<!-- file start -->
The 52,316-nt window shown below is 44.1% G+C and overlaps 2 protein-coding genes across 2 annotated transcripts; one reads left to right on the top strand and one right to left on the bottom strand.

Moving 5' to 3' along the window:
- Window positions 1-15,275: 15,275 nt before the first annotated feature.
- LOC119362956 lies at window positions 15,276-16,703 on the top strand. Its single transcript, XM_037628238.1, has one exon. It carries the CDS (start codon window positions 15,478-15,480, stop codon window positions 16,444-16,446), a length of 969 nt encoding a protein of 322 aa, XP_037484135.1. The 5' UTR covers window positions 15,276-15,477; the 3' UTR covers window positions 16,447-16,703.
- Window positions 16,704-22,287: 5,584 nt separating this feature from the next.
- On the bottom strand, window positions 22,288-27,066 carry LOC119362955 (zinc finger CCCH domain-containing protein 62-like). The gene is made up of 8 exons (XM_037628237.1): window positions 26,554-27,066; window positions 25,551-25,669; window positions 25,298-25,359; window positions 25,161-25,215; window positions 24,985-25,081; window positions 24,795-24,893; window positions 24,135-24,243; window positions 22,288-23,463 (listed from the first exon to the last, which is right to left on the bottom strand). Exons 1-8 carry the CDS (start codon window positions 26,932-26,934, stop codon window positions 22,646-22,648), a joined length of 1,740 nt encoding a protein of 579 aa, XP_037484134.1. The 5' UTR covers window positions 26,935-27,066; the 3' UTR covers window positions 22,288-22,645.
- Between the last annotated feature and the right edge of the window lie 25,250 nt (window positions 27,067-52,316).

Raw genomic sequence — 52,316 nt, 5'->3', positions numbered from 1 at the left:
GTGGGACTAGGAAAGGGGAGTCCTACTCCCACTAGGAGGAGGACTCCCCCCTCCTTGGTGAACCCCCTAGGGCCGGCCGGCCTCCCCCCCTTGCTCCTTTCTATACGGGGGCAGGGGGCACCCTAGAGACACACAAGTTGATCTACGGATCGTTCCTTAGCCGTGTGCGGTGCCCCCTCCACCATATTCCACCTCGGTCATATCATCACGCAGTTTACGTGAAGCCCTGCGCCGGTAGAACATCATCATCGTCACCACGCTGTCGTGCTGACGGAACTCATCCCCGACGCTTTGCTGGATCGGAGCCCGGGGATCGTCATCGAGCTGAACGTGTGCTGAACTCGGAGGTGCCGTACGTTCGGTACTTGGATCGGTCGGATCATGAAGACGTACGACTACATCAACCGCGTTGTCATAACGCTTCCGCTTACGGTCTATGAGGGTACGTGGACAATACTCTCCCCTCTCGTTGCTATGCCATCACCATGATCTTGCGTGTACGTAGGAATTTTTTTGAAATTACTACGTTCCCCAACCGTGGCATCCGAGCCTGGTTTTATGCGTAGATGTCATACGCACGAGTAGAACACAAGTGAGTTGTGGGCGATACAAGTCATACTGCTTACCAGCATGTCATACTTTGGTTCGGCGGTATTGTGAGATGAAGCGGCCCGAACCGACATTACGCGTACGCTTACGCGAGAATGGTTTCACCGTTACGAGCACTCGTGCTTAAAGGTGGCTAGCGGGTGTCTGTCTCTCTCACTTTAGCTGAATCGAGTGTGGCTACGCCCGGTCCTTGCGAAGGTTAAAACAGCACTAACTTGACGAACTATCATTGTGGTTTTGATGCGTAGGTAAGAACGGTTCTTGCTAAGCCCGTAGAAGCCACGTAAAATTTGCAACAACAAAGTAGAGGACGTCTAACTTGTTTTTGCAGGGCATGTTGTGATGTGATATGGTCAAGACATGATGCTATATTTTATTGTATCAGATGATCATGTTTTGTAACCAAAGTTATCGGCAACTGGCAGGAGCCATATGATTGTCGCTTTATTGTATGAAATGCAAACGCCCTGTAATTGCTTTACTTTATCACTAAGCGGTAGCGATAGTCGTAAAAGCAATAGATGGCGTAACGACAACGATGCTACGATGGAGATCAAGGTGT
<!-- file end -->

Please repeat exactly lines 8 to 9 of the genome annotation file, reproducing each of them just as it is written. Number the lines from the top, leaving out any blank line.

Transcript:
Raw genomic sequence — 52,316 nt, 5'->3', positions numbered from 1 at the left:
GTGGGACTAGGAAAGGGGAGTCCTACTCCCACTAGGAGGAGGACTCCCCCCTCCTTGGTGAACCCCCTAGGGCCGGCCGGCCTCCCCCCCTTGCTCCTTTCTATACGGGGGCAGGGGGCACCCTAGAGACACACAAGTTGATCTACGGATCGTTCCTTAGCCGTGTGCGGTGCCCCCTCCACCATATTCCACCTCGGTCATATCATCACGCAGTTTACGTGAAGCCCTGCGCCGGTAGAACATCATCATCGTCACCACGCTGTCGTGCTGACGGAACTCATCCCCGACGCTTTGCTGGATCGGAGCCCGGGGATCGTCATCGAGCTGAACGTGTGCTGAACTCGGAGGTGCCGTACGTTCGGTACTTGGATCGGTCGGATCATGAAGACGTACGACTACATCAACCGCGTTGTCATAACGCTTCCGCTTACGGTCTATGAGGGTACGTGGACAATACTCTCCCCTCTCGTTGCTATGCCATCACCATGATCTTGCGTGTACGTAGGAATTTTTTTGAAATTACTACGTTCCCCAACCGTGGCATCCGAGCCTGGTTTTATGCGTAGATGTCATACGCACGAGTAGAACACAAGTGAGTTGTGGGCGATACAAGTCATACTGCTTACCAGCATGTCATACTTTGGTTCGGCGGTATTGTGAGATGAAGCGGCCCGAACCGACATTACGCGTACGCTTACGCGAGAATGGTTTCACCGTTACGAGCACTCGTGCTTAAAGGTGGCTAGCGGGTGTCTGTCTCTCTCACTTTAGCTGAATCGAGTGTGGCTACGCCCGGTCCTTGCGAAGGTTAAAACAGCACTAACTTGACGAACTATCATTGTGGTTTTGATGCGTAGGTAAGAACGGTTCTTGCTAAGCCCGTAGAAGCCACGTAAAATTTGCAACAACAAAGTAGAGGACGTCTAACTTGTTTTTGCAGGGCATGTTGTGATGTGATATGGTCAAGACATGATGCTATATTTTATTGTATCAGATGATCATGTTTTGTAACCAAAGTTATCGGCAACTGGCAGGAGCCATATGATTGTCGCTTTATTGTATGAAATGCAAACGCCCTGTAATTGCTTTACTTTATCACTAAGCGGTAGCGATAGTCGTAAAAGCAATAGATGGCGTAACGACAACGATGCTACGATGGAGATCAAGGTGT